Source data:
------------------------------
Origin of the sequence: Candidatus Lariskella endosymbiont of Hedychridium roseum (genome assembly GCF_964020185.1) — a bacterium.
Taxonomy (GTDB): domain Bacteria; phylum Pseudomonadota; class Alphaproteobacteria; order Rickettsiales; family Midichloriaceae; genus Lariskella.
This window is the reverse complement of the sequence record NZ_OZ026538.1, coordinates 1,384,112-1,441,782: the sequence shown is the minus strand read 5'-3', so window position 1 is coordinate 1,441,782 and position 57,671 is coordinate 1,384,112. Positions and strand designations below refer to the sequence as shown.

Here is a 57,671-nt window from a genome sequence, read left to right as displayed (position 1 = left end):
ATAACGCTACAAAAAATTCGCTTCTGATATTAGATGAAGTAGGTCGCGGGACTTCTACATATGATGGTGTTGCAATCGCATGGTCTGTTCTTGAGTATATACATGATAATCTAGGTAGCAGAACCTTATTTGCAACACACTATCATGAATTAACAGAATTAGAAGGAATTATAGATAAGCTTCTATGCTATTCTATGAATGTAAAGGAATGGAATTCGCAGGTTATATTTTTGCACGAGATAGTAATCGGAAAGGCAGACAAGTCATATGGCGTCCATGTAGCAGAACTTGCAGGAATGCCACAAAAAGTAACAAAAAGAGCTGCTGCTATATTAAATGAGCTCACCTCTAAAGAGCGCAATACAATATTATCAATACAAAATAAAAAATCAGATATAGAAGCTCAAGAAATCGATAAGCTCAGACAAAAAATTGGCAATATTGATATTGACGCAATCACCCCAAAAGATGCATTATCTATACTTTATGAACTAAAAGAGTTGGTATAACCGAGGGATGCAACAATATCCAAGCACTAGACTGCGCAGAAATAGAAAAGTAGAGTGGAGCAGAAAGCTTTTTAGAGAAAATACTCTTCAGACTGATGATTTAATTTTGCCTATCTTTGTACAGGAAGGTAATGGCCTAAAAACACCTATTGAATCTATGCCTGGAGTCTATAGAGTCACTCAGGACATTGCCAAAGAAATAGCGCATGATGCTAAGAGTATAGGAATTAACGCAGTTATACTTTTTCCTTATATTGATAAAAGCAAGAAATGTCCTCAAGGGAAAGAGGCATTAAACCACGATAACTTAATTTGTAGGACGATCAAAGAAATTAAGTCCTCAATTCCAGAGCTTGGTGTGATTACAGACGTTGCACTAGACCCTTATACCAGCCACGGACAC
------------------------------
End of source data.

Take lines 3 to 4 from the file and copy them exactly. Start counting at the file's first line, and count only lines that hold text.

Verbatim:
This window is the reverse complement of the sequence record NZ_OZ026538.1, coordinates 1,384,112-1,441,782: the sequence shown is the minus strand read 5'-3', so window position 1 is coordinate 1,441,782 and position 57,671 is coordinate 1,384,112. Positions and strand designations below refer to the sequence as shown.

Here is a 57,671-nt window from a genome sequence, read left to right as displayed (position 1 = left end):